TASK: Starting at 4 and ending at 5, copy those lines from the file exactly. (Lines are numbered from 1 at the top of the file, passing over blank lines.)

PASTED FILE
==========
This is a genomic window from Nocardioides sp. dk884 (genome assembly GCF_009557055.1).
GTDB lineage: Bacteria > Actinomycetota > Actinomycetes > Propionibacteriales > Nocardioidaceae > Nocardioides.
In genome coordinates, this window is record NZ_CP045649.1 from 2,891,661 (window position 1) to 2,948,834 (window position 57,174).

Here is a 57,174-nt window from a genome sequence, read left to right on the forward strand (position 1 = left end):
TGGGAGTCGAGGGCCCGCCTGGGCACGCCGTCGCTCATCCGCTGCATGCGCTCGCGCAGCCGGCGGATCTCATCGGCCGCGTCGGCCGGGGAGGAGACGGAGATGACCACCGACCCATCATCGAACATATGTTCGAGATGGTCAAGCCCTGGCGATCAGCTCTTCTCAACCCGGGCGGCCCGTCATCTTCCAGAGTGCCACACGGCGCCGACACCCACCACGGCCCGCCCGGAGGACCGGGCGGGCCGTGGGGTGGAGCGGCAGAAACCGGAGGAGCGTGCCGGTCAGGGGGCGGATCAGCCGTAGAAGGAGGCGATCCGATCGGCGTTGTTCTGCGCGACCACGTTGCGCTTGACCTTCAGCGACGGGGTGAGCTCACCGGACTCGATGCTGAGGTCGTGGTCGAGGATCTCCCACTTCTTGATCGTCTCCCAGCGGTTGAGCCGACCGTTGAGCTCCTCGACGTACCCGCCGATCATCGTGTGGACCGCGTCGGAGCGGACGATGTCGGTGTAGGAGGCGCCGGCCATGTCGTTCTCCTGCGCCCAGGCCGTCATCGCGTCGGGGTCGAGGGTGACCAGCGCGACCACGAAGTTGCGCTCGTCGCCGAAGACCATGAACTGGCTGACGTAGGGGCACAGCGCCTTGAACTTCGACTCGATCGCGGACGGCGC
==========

Here is a 57,174-nt window from a genome sequence, read left to right on the forward strand (position 1 = left end):
TGGGAGTCGAGGGCCCGCCTGGGCACGCCGTCGCTCATCCGCTGCATGCGCTCGCGCAGCCGGCGGATCTCATCGGCCGCGTCGGCCGGGGAGGAGACGGAGATGACCACCGACCCATCATCGAACATATGTTCGAGATGGTCAAGCCCTGGCGATCAGCTCTTCTCAACCCGGGCGGCCCGTCATCTTCCAGAGTGCCACACGGCGCCGACACCCACCACGGCCCGCCCGGAGGACCGGGCGGGCCGTGGGGTGGAGCGGCAGAAACCGGAGGAGCGTGCCGGTCAGGGGGCGGATCAGCCGTAGAAGGAGGCGATCCGATCGGCGTTGTTCTGCGCGACCACGTTGCGCTTGACCTTCAGCGACGGGGTGAGCTCACCGGACTCGATGCTGAGGTCGTGGTCGAGGATCTCCCACTTCTTGATCGTCTCCCAGCGGTTGAGCCGACCGTTGAGCTCCTCGACGTACCCGCCGATCATCGTGTGGACCGCGTCGGAGCGGACGATGTCGGTGTAGGAGGCGCCGGCCATGTCGTTCTCCTGCGCCCAGGCCGTCATCGCGTCGGGGTCGAGGGTGACCAGCGCGACCACGAAGTTGCGCTCGTCGCCGAAGACCATGAACTGGCTGACGTAGGGGCACAGCGCCTTGAACTTCGACTCGATCGCGGACGGCGC